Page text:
Phillipe’s story is not unusual.

One woman waits to return to Guatemala, stopped at the border with her son’s three children, all U.S. citizens. She took them in when their mother died, raised them while her son got back on his feet. Now the children are in detention on the U.S. side of the border, separated from both their father and their grandmother. Their father is undocumented and must go to court to get custody – if he can get custody.

A pregnant woman from Jalisco waits in Nogales. She and her husband were both detained for crossing the border. She was immediately deported, and he was sent to New Mexico. She will not leave without him and wonders where, and when, he will be deported.

The Kino Border Initiative (KBI), a Jesuit bi-national charity, offers a safe place for the border’s most vulnerable citizens. They provide food, shelter, clothing and medical care for up to one week. They offer assistance in communicating with family, cashing checks or securing wired funds. KBI cautions them on ways to stay safe, to avoid falling prey to the drug cartels or suffering abuse at the hands of the Mexican police. Their words of advice – Never walk alone. Don’t lend your phone; don’t borrow a phone. Unscrupulous people will claim they have kidnapped you to extort money from your relatives, whether or not you have actually been kidnapped.

“We provided over 46,000 meals last year,” Father Sean Carroll, KBI’s director said, “Seventy-five percent of the people we help are men; twenty-five percent are women and children. Most are from Mexico, I’d say about 90%, and the rest are from Central America, many of whom are fleeing violence. Last October, Haitians migrants started to arrive in Nogales.

“Besides the humanitarian work we do, we have been able to give legislative offices current information about what is really happening at the border. Each person coming through our doors completes a survey. We find out why they are here, how they got deported, what their journey has been like. We accurately document abuse in any form. We give this information to our Jesuit partners in Washington, D.C. and we have worked closely with a professor at George Washington University to publish our findings.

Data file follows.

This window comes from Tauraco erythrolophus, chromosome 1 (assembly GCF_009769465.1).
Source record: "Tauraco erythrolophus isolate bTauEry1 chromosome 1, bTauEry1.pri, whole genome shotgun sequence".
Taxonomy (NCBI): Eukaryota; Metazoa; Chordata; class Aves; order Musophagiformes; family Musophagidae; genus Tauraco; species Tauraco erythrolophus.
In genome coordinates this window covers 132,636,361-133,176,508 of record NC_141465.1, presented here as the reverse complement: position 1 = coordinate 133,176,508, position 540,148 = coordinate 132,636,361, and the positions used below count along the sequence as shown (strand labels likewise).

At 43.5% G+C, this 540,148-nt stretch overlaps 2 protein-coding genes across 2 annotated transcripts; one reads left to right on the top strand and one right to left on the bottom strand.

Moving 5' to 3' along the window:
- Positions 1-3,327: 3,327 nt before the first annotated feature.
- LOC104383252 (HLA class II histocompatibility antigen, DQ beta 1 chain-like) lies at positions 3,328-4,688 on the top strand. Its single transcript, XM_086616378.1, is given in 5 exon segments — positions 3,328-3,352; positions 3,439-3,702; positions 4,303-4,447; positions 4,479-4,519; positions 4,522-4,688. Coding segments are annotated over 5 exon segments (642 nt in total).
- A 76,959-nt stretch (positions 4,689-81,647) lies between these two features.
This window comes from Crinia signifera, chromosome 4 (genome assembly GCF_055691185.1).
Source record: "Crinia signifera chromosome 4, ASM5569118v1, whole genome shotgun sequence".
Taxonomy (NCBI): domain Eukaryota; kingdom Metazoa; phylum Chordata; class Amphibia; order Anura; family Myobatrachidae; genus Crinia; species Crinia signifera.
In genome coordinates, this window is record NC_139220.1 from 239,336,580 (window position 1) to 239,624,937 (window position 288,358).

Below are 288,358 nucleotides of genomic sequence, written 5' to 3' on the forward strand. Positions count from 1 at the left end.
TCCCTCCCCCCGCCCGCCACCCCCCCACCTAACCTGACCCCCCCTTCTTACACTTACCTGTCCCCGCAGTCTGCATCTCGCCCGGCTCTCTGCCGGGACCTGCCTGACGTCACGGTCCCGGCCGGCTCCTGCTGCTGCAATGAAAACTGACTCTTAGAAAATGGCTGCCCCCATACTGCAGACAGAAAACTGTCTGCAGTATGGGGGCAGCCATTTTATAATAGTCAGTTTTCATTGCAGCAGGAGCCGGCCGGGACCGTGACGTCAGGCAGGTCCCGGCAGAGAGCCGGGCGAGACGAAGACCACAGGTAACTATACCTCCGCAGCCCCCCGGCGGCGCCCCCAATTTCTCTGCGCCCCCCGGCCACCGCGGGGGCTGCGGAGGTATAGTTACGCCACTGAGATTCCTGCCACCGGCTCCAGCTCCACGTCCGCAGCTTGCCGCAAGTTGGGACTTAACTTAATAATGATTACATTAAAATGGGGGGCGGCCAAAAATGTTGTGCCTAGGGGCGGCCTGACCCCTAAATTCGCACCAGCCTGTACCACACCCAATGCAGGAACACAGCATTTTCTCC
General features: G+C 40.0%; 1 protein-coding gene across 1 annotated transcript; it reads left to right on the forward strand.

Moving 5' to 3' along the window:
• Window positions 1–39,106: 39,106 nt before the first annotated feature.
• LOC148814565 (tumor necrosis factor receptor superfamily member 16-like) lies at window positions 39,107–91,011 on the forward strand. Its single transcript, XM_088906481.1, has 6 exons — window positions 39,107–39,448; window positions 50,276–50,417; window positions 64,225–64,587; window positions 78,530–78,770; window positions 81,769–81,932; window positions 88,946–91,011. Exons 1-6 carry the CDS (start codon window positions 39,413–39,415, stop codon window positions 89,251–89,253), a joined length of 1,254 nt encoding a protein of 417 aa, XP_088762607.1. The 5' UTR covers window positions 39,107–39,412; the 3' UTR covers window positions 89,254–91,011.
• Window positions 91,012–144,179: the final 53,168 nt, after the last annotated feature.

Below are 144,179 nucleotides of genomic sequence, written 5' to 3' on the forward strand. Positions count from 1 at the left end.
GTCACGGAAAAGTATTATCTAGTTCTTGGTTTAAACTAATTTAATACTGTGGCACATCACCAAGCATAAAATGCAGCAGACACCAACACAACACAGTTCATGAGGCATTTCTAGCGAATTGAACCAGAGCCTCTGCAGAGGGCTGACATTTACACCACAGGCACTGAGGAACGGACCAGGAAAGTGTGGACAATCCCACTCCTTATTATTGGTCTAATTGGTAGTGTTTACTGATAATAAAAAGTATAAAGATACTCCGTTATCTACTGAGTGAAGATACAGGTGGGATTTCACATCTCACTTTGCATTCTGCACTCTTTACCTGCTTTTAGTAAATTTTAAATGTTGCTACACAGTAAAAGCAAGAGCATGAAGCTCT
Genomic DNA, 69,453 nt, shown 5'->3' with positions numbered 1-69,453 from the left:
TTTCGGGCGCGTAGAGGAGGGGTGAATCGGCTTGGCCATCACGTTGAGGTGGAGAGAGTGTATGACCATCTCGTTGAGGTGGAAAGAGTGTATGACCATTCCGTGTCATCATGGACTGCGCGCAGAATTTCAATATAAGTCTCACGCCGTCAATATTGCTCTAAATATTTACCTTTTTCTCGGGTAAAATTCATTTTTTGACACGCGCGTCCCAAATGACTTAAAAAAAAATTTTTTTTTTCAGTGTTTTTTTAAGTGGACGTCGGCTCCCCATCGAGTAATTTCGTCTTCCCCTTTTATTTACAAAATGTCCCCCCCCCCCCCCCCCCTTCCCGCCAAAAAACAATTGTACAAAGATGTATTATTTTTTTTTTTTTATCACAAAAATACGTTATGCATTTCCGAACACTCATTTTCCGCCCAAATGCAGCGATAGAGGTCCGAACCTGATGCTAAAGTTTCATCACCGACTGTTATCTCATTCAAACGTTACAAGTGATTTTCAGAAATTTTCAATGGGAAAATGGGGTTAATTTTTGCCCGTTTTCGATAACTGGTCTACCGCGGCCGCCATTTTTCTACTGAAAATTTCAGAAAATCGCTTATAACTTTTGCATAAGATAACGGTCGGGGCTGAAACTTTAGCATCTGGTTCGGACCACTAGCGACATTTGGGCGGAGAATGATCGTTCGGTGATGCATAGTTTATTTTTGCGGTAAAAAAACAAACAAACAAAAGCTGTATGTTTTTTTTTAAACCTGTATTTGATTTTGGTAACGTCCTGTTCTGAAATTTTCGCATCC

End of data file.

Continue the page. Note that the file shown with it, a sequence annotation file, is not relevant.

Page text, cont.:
“So far in 2017, we have seen a significant drop in recent crossers over the border. Many of the constituents we see now have been living in the U.S. long-term, ten years, twelve.”

One recent morning, about forty men and one woman were served breakfast at long tables at KBI’s Nogales, Mexico location. They were offered second helpings, thirds. One man, who looked to be in his 70s, was the last one to leave the table. He ate several helpings, and asked for a baggy to carry some food with him as he left on his skinny legs. Another man, slightly younger, hobbled with a cane.

After a warm welcome, Sister Alicia asked them to join her in playing some simple hand coordination games that were, well, not quite so simple. This broke the ice. The men were soon laughing, their tension temporarily released, their worries erased if but for a few minutes. Father Sean then led them in prayer, his words offering comfort and safety.

Earthquakes, drug violence, unemployment, and despair may shatter lives. KBI attempts to rebuild them. With hope. And respect.

You may contribute to the Kino Border Initiative at www.kinoborderinitiative.com. Monthly recurring contributions are especially welcome.

Lise Hicks


Save the Scenic Santa Ritas

Save the Scenic Santa Ritas is a non-profit organization that is working to protect the Santa Rita and Patagonia Mountains from environmental degradation caused by mining and mineral exploration activities. Our current activities are centered around the proposed Rosemont Copper mine in the Santa Rita Mountains. At the May meeting, we heard from Gayle Hartmann of the Save the Scenic Santa Ritas Association. It appears that the mining activity is delayed and maybe permanently. Although – anything is possible. Should the mining operation be approved it will be an economic and ecological disaster for our part of the world. If you have not visited their website and blog. It is worth time.


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One comment

  1. Signs of wondrous life abound in the friendly desert, if you only look close enough. Keep bringing people together to the action and bringing actions to the people. Improve the quality of our democracy in seemingly safe red districts.